The President's Radio Address
Good morning. Earlier this week, I visited Arizona and Texas to observe firsthand our efforts to protect our Southwest border. And I met with customs and border protection agents who are working tirelessly to enforce our laws and keep our borders secure.
Illegal immigration and border security are issues that concern Americans. We're a nation built on the rule of law, and those who enter the country illegally break the law. In communities near our border, illegal immigration strains the resources of schools, hospitals, and law enforcement. And it involves smugglers and gangs that bring crime to our neighborhoods. Faced with this serious challenge, our government's responsibility is clear: We're going to protect our borders.
Since I took office, we've increased funding for border security by 60 percent, and our border agents have caught and sent home more than 4.5 million illegal immigrants, including more than 350,000 with criminal records. Yet we must do more to build on this progress.
This week I outlined my comprehensive strategy to reform our immigration system. The strategy begins with a three-part plan to protect our borders. First, we will promptly return every illegal entrant we catch at our border with no exceptions. For illegal immigrants from Mexico, we are working to expand an innovative program called interior repatriation, in which those caught at the border are returned to their hometowns far from the border, making it more difficult for them to attempt another crossing. For non-Mexican illegal immigrants, we're changing the unwise policy of catch-and-release to a policy of catch-and-return, and we're speeding up the removal process.
Second, we must fix weak and unnecessary provisions in our immigration laws, including senseless rules that require us to release illegal immigrants if their home countries do not take them back in a set period of time.
Third, we must stop people from crossing the border illegally in the first place. So we're hiring thousands more Border Patrol agents. We're deploying new technology to expand their reach and effectiveness, and we're constructing physical barriers to entry.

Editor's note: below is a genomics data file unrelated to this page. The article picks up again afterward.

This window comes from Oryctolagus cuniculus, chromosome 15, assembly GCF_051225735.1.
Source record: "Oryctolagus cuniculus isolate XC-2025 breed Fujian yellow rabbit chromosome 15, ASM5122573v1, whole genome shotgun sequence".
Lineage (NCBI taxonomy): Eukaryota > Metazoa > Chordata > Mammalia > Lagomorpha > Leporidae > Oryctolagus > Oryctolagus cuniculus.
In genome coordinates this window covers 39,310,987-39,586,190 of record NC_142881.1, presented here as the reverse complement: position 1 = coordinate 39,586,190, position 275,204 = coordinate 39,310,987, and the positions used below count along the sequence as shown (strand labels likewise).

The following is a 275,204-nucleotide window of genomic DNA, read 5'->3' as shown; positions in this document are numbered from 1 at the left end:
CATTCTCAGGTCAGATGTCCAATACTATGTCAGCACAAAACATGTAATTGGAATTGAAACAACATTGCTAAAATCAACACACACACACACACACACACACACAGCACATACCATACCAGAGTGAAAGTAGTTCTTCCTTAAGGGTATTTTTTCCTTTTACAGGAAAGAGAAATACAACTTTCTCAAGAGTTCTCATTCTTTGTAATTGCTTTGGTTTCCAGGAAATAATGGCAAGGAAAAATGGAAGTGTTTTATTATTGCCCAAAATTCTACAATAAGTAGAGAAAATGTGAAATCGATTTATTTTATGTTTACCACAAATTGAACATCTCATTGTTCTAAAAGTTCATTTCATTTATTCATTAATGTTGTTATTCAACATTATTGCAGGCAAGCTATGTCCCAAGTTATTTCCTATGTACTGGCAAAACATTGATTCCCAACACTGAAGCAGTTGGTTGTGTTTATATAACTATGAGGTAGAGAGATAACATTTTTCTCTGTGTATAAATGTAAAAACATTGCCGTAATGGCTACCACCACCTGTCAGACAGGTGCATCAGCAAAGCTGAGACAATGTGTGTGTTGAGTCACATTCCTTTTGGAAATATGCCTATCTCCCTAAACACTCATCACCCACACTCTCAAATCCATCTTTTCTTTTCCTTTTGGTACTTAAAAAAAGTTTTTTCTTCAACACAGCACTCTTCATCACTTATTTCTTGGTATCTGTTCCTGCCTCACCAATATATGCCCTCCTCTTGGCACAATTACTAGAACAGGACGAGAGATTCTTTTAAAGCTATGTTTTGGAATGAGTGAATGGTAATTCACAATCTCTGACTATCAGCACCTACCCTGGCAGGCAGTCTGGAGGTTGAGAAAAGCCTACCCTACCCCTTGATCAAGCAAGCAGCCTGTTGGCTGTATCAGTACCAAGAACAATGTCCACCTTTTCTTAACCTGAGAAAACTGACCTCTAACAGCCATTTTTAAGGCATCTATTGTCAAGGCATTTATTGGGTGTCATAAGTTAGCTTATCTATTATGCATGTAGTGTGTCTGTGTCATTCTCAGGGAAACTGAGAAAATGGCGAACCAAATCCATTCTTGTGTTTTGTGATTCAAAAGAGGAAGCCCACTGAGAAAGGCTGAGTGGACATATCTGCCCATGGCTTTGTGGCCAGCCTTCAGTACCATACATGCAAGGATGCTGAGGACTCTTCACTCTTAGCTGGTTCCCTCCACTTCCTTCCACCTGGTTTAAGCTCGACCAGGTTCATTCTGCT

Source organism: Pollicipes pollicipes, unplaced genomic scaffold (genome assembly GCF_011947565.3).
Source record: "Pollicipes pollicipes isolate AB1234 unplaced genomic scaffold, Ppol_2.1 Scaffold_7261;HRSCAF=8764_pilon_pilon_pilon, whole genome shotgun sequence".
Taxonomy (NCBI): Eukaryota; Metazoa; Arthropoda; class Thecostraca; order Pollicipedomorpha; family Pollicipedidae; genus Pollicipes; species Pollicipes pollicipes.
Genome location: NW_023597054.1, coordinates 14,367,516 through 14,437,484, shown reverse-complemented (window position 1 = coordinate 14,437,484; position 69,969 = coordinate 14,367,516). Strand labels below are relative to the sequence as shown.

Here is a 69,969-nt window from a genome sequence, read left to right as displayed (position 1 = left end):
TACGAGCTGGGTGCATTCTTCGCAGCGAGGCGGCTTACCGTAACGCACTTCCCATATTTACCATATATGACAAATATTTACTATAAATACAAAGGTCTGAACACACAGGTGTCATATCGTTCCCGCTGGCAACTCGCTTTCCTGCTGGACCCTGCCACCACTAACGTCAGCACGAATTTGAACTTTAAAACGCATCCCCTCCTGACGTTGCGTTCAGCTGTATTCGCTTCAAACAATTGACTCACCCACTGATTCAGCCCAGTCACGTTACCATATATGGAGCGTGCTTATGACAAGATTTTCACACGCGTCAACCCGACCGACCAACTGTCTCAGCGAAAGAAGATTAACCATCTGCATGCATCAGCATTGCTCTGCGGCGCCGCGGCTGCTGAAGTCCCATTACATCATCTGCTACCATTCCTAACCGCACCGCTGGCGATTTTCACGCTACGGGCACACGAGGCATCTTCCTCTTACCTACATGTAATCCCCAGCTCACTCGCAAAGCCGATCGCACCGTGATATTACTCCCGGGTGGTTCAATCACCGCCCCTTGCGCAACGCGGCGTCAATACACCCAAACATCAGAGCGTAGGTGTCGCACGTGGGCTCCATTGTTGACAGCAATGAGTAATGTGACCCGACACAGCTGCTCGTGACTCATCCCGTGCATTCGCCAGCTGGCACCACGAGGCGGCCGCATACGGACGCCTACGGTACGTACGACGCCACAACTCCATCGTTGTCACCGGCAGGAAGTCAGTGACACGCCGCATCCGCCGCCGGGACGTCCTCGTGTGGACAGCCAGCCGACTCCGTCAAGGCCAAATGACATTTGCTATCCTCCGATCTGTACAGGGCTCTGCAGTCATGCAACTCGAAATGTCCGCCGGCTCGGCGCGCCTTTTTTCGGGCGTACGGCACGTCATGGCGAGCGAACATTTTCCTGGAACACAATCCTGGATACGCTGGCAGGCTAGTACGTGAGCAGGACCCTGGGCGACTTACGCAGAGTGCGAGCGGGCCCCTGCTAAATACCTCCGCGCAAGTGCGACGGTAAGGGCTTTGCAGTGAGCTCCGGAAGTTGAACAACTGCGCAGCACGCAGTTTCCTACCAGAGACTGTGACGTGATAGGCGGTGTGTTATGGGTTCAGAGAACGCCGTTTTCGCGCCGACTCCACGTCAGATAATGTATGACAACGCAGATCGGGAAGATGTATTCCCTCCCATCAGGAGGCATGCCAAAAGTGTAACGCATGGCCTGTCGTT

Comprehensive immigration reform also requires us to improve enforcement of our laws in the interior of our country, because border security and interior enforcement go hand in hand. In October, I signed legislation that more than doubled the resources for interior enforcement, so we'll increase the number of immigration enforcement agents and criminal investigators, enhance worksite enforcement, and continue to go after smugglers, gang members, and human traffickers. Our immigration laws apply across all of America, and we will enforce those laws throughout our land.
Finally, comprehensive immigration reform requires us to create a new tem-porary-worker program that relieves pressure on the border but rejects amnesty. By creating a legal channel for willing employers to hire willing workers, we will reduce the number of workers trying to sneak across the border, and that would free up law enforcement officers to focus on criminals, drug dealers, terrorists, and others who mean us harm.
This program would not create an automatic path to citizenship, and it would not provide amnesty. I oppose amnesty. Rewarding lawbreakers would encourage others to break the law and keep pressure on our border. A temporary-worker program will relieve pressure on the border and help us more effectively enforce our immigration laws.
Our Nation has been strengthened by generations of immigrants who became Americans through patience, hard work, and assimilation. In this new century, we must continue to welcome legal immigrants and help them learn the customs and values that unite all Americans, including liberty and civic responsibility, equality under God, tolerance for others, and the English language. In the coming months, I look forward to working with Congress on comprehensive immigration reform that will enforce our laws, secure our border, and uphold our deepest values.
Thank you for listening.
NOTE: The address was recorded at 7:03 a.m. on December 2 in the Cabinet Room at the White House for broadcast at 10:06 a.m. on December 3. The transcript was made available by the Office of the Press Secretary on December 2 but was embargoed for release until the broadcast. The Office of the Press Secretary also released a Spanish language transcript of this address.
George W. Bush, The President's Radio Address Online by Gerhard Peters and John T. Woolley, The American Presidency Project https://www.presidency.ucsb.edu/node/211490